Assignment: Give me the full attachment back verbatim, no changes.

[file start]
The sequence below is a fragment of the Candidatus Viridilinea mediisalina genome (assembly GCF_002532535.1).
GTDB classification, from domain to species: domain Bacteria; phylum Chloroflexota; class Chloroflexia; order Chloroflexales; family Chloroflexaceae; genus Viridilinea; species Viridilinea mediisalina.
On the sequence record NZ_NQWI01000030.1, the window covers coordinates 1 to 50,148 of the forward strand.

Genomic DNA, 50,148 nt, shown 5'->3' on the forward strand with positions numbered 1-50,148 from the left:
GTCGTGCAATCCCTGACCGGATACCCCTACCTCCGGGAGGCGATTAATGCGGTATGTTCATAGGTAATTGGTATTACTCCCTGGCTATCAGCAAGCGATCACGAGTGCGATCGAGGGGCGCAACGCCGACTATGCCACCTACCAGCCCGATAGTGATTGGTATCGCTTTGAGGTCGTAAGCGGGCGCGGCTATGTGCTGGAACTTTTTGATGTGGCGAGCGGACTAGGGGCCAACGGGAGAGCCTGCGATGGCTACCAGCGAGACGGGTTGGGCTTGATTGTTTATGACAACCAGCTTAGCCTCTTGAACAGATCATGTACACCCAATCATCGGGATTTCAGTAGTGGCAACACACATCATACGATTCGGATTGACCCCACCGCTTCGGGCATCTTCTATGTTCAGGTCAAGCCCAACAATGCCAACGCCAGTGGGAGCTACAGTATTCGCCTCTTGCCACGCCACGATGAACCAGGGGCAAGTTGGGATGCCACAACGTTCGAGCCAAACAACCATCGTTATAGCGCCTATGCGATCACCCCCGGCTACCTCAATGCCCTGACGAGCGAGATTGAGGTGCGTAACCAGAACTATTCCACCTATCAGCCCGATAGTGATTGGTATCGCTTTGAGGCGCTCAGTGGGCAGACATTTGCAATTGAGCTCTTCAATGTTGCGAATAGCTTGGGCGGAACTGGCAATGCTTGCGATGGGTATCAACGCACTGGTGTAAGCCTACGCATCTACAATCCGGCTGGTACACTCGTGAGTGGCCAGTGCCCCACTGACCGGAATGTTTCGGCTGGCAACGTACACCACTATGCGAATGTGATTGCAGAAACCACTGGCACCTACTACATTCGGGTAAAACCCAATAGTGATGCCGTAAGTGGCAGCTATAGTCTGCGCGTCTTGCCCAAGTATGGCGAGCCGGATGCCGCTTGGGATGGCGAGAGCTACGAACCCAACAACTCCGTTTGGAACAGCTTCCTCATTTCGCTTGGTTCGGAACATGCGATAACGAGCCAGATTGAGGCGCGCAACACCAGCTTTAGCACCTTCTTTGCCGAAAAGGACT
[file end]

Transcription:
The sequence below is a fragment of the Candidatus Viridilinea mediisalina genome (assembly GCF_002532535.1).
GTDB classification, from domain to species: domain Bacteria; phylum Chloroflexota; class Chloroflexia; order Chloroflexales; family Chloroflexaceae; genus Viridilinea; species Viridilinea mediisalina.
On the sequence record NZ_NQWI01000030.1, the window covers coordinates 1 to 50,148 of the forward strand.

Genomic DNA, 50,148 nt, shown 5'->3' on the forward strand with positions numbered 1-50,148 from the left:
GTCGTGCAATCCCTGACCGGATACCCCTACCTCCGGGAGGCGATTAATGCGGTATGTTCATAGGTAATTGGTATTACTCCCTGGCTATCAGCAAGCGATCACGAGTGCGATCGAGGGGCGCAACGCCGACTATGCCACCTACCAGCCCGATAGTGATTGGTATCGCTTTGAGGTCGTAAGCGGGCGCGGCTATGTGCTGGAACTTTTTGATGTGGCGAGCGGACTAGGGGCCAACGGGAGAGCCTGCGATGGCTACCAGCGAGACGGGTTGGGCTTGATTGTTTATGACAACCAGCTTAGCCTCTTGAACAGATCATGTACACCCAATCATCGGGATTTCAGTAGTGGCAACACACATCATACGATTCGGATTGACCCCACCGCTTCGGGCATCTTCTATGTTCAGGTCAAGCCCAACAATGCCAACGCCAGTGGGAGCTACAGTATTCGCCTCTTGCCACGCCACGATGAACCAGGGGCAAGTTGGGATGCCACAACGTTCGAGCCAAACAACCATCGTTATAGCGCCTATGCGATCACCCCCGGCTACCTCAATGCCCTGACGAGCGAGATTGAGGTGCGTAACCAGAACTATTCCACCTATCAGCCCGATAGTGATTGGTATCGCTTTGAGGCGCTCAGTGGGCAGACATTTGCAATTGAGCTCTTCAATGTTGCGAATAGCTTGGGCGGAACTGGCAATGCTTGCGATGGGTATCAACGCACTGGTGTAAGCCTACGCATCTACAATCCGGCTGGTACACTCGTGAGTGGCCAGTGCCCCACTGACCGGAATGTTTCGGCTGGCAACGTACACCACTATGCGAATGTGATTGCAGAAACCACTGGCACCTACTACATTCGGGTAAAACCCAATAGTGATGCCGTAAGTGGCAGCTATAGTCTGCGCGTCTTGCCCAAGTATGGCGAGCCGGATGCCGCTTGGGATGGCGAGAGCTACGAACCCAACAACTCCGTTTGGAACAGCTTCCTCATTTCGCTTGGTTCGGAACATGCGATAACGAGCCAGATTGAGGCGCGCAACACCAGCTTTAGCACCTTCTTTGCCGAAAAGGACT